A better approach is to peg the rate to a market interest rate.  For example, the current Treasury rate on 5-year borrowing is 0.73 percent; 10-years are 1.81 percent.  This makes clear that at present students are not benefited by the price-fixing policy (even though the President presented himself last year as the defender of the young).  Shifting to something like a point or two above Treasuries would require covering a 1-time federal budget cost (it is still less than 6.8 percent) but would get the federal government out of this yearly, futile, political theater. 

 

What We’re Reading

 

Job Market Remains a Wild Card in Recovery Picture — As the U.S. economy picks up steam, the job market remains a question mark. A string of strong data points in recent days, especially from the housing and consumer sectors, have led economists to boost their growth estimates in the first three months of the year. Most now think output in the world’s largest economy expanded at a rate of about 3.5% to start the year, which would mark the fastest pace of growth since the end of 2011 and would represent a sharp turnaround from the near stall at the end of 2012. (WSJ

 

Job Growth Slowdown Likely to Reverse — The job market is getting better. But at least by one key measure, it’s getting better more slowly. As the Wall Street Journal notes, the year-over-year pace of job growth has slowed over the past year. From February 2011 to February 2012, non farm payrolls grew by 2.4 million. From February 2012 to February 2013, they grew by less than 2 million. The slowdown has been even starker in the private sector, where the full-year pace of job growth dropped to 2.1 million in February from nearly 2.7 million a year ago. (WSJ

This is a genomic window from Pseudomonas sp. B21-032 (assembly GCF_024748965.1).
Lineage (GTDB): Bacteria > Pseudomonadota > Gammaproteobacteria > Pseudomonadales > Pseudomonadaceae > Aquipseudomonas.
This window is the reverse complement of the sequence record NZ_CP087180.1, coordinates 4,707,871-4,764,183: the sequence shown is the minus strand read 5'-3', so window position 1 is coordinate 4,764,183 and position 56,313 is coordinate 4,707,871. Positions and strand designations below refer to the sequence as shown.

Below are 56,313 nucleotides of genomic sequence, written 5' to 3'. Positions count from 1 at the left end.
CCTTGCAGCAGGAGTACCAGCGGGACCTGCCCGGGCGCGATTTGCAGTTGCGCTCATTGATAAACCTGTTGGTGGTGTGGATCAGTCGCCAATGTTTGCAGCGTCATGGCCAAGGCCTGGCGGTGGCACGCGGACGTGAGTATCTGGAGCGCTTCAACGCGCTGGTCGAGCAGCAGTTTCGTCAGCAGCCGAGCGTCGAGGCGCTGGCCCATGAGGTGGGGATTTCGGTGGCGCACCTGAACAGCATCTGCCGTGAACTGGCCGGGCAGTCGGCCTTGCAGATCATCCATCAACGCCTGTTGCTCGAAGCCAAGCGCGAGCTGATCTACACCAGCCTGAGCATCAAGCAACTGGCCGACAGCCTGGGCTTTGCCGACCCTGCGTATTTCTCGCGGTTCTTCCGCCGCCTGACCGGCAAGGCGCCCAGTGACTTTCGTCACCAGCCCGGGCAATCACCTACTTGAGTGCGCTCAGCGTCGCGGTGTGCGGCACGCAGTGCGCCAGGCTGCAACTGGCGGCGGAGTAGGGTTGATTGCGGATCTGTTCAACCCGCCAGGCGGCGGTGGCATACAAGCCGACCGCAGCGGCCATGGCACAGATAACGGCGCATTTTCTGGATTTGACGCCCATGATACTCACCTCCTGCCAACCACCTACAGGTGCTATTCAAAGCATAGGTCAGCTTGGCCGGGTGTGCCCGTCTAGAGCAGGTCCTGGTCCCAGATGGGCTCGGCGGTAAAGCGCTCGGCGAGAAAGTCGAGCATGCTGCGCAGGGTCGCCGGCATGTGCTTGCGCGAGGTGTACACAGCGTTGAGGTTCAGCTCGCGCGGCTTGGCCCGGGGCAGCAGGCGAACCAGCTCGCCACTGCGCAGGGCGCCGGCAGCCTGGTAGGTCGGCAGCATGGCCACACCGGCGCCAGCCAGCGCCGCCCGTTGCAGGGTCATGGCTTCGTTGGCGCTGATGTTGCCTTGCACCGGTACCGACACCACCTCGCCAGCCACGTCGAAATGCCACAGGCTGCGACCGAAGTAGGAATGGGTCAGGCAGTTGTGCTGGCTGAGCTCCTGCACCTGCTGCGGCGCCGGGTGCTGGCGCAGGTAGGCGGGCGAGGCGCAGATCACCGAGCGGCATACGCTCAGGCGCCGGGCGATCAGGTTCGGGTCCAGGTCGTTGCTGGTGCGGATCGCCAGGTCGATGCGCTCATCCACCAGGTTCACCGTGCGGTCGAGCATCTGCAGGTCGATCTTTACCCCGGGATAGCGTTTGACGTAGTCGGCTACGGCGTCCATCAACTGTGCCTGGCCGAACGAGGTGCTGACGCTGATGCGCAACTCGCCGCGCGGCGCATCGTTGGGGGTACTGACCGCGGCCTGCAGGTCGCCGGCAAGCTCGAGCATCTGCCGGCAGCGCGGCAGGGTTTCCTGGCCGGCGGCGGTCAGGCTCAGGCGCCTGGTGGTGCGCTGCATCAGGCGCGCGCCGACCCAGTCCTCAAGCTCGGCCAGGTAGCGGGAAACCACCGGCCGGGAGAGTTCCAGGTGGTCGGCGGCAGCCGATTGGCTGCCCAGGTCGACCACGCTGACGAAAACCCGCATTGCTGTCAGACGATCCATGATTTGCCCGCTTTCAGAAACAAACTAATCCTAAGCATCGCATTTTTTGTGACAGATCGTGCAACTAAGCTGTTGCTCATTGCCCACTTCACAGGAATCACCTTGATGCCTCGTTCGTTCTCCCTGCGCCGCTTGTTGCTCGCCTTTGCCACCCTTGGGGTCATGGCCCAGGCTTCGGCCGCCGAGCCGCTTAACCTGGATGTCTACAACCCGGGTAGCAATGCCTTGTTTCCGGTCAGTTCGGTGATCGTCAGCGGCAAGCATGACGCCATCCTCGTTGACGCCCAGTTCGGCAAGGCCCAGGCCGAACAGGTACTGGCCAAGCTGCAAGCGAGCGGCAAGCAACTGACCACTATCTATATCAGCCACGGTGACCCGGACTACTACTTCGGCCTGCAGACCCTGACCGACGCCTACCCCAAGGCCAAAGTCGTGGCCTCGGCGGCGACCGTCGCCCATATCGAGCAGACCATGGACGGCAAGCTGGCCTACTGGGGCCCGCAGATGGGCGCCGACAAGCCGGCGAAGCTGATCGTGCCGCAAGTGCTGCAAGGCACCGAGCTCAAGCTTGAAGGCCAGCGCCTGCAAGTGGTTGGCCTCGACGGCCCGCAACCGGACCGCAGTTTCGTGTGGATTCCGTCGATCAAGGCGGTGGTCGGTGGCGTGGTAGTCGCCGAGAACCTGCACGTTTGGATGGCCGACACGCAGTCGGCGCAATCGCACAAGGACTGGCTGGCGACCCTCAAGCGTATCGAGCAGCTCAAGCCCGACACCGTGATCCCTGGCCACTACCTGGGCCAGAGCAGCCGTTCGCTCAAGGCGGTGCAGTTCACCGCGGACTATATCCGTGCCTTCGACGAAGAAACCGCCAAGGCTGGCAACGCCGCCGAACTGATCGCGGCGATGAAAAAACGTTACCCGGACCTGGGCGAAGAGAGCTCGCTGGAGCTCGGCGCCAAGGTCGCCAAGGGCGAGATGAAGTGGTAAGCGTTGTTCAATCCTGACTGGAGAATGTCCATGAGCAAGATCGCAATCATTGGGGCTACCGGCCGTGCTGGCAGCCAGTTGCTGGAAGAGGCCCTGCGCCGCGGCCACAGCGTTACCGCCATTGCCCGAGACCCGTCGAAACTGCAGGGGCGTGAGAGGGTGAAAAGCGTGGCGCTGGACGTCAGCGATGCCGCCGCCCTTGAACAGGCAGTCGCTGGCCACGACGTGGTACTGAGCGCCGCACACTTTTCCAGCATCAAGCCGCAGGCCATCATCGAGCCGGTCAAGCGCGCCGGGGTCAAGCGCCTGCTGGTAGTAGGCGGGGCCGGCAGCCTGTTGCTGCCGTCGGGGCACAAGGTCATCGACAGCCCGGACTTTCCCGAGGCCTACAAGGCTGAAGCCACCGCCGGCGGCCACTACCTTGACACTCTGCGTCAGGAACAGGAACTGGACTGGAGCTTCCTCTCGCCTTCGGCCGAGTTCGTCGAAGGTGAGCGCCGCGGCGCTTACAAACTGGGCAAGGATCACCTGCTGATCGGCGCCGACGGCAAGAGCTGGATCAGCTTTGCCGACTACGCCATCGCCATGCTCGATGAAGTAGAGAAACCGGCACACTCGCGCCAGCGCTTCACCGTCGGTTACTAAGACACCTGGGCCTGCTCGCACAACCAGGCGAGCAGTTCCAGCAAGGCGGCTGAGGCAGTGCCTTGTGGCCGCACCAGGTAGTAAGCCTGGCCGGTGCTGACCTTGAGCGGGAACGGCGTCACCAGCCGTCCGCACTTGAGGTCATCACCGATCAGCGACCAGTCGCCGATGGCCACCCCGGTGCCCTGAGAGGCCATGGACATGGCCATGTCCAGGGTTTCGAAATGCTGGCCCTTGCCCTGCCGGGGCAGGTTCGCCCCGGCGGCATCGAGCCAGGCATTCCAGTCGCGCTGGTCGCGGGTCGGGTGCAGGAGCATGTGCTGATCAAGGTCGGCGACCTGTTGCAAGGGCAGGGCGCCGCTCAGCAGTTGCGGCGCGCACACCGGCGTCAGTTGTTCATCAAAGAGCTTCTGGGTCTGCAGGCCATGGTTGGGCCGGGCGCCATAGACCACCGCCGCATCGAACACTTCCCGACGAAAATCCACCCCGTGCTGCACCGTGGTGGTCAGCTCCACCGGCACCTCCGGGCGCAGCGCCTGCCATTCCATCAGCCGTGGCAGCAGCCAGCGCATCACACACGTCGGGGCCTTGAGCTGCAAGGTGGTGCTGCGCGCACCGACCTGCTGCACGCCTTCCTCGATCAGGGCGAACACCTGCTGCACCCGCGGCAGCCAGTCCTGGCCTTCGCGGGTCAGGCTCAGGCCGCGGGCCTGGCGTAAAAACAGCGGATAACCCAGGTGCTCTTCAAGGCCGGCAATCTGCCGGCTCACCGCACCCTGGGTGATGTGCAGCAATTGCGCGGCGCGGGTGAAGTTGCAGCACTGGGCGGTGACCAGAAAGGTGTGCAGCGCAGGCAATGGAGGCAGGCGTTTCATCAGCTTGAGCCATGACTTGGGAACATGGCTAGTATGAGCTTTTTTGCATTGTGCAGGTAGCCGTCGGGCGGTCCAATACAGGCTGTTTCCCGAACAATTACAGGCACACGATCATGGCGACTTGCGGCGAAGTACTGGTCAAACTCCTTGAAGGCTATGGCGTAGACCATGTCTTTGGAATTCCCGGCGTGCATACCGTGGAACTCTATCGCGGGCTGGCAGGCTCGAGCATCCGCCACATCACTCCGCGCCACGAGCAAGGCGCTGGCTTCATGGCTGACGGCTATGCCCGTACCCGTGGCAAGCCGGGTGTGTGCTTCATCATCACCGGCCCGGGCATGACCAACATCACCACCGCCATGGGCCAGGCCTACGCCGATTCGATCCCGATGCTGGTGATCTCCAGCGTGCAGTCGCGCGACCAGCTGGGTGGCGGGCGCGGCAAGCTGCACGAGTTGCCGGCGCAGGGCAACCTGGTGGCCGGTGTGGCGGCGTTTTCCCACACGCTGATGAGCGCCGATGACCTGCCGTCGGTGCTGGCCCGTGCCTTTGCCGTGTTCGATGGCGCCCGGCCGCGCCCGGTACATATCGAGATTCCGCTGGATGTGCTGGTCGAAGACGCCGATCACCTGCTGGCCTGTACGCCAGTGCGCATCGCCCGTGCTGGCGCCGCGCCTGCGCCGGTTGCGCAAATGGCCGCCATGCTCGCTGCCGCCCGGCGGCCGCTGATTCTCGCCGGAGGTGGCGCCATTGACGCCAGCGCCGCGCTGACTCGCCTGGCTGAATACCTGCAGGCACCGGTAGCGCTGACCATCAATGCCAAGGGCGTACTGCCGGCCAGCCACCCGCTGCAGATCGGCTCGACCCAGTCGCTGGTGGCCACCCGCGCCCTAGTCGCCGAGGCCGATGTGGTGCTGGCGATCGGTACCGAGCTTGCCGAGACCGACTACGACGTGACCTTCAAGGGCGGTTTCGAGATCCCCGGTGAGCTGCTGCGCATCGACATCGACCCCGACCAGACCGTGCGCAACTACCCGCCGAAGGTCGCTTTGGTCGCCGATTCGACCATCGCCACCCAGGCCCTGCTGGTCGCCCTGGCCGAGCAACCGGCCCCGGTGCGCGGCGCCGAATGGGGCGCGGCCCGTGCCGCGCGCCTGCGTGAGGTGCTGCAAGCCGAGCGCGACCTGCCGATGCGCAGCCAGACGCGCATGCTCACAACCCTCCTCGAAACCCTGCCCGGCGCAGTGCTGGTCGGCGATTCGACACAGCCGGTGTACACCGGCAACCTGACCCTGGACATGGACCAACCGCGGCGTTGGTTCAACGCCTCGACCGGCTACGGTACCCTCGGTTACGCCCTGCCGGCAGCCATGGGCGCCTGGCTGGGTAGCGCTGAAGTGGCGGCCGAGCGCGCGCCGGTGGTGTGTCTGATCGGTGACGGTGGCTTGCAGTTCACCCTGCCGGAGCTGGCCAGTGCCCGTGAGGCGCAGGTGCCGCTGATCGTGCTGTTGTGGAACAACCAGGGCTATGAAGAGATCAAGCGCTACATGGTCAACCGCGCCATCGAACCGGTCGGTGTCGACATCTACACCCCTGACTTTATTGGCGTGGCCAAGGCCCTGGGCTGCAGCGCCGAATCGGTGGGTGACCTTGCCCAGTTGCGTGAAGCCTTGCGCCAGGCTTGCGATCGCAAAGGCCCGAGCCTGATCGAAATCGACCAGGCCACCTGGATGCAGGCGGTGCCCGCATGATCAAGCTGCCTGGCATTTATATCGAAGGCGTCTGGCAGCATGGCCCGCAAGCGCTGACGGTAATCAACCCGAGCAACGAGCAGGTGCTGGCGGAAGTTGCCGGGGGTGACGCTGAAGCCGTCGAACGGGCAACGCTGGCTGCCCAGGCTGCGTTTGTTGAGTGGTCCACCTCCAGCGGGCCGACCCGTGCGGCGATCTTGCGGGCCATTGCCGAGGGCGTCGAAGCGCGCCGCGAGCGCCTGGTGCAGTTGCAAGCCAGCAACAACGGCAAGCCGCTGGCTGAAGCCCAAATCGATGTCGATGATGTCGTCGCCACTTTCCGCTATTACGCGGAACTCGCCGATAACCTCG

Fed officials (cautiously) discuss how and when stimulus efforts might be dialed back — A top Federal Reserve official said Wednesday that the central bank could stop pumping more money into the economy by the end of the year if the recovery continues its current pace. In a speech in Los Angeles, San Francisco Fed President John Williams said he is hopeful that the economy has “shifted into higher gear.” That momentum, he said, would allow the Fed to dial back its stimulus efforts this summer — and eventually end them this year — without short-circuiting the recovery. (WaPo

 

Obama nears Arkansas health deal — The Obama administration is closing in on a deal that would pump billions of dollars into private insurance schemes for the poor in the state of Arkansas, a new model that has vast implications for the rest of the country and the health law known as Obamacare. A letter from Kathleen Sebelius, the health secretary, to Mike Beebe, Arkansas governor, released on Monday gave the state the preliminary green light to pursue the plan, which could give rise to similar proposals in Florida, Ohio and perhaps Texas. (FT

 

Rents Soften as Investors Buy More Homes — It’s well documented that investors have played key roles helping to stabilize home prices by scooping up distressed homes and renting them out
in some of the hardest hit U.S. housing markets. But a new report shows that those purchases also have begun to squeeze single-family rents in some of the markets where investors have been the most active in buying and renting out homes. (WSJ

 

Also From the Forum

 

Perspective: What’s the Safest Way to Transport Oil? — A look at the billion ton miles shipped of oil versus the average hazmat incidents per year indicates that pipelines are the safest options for meeting our energy needs. (Blog here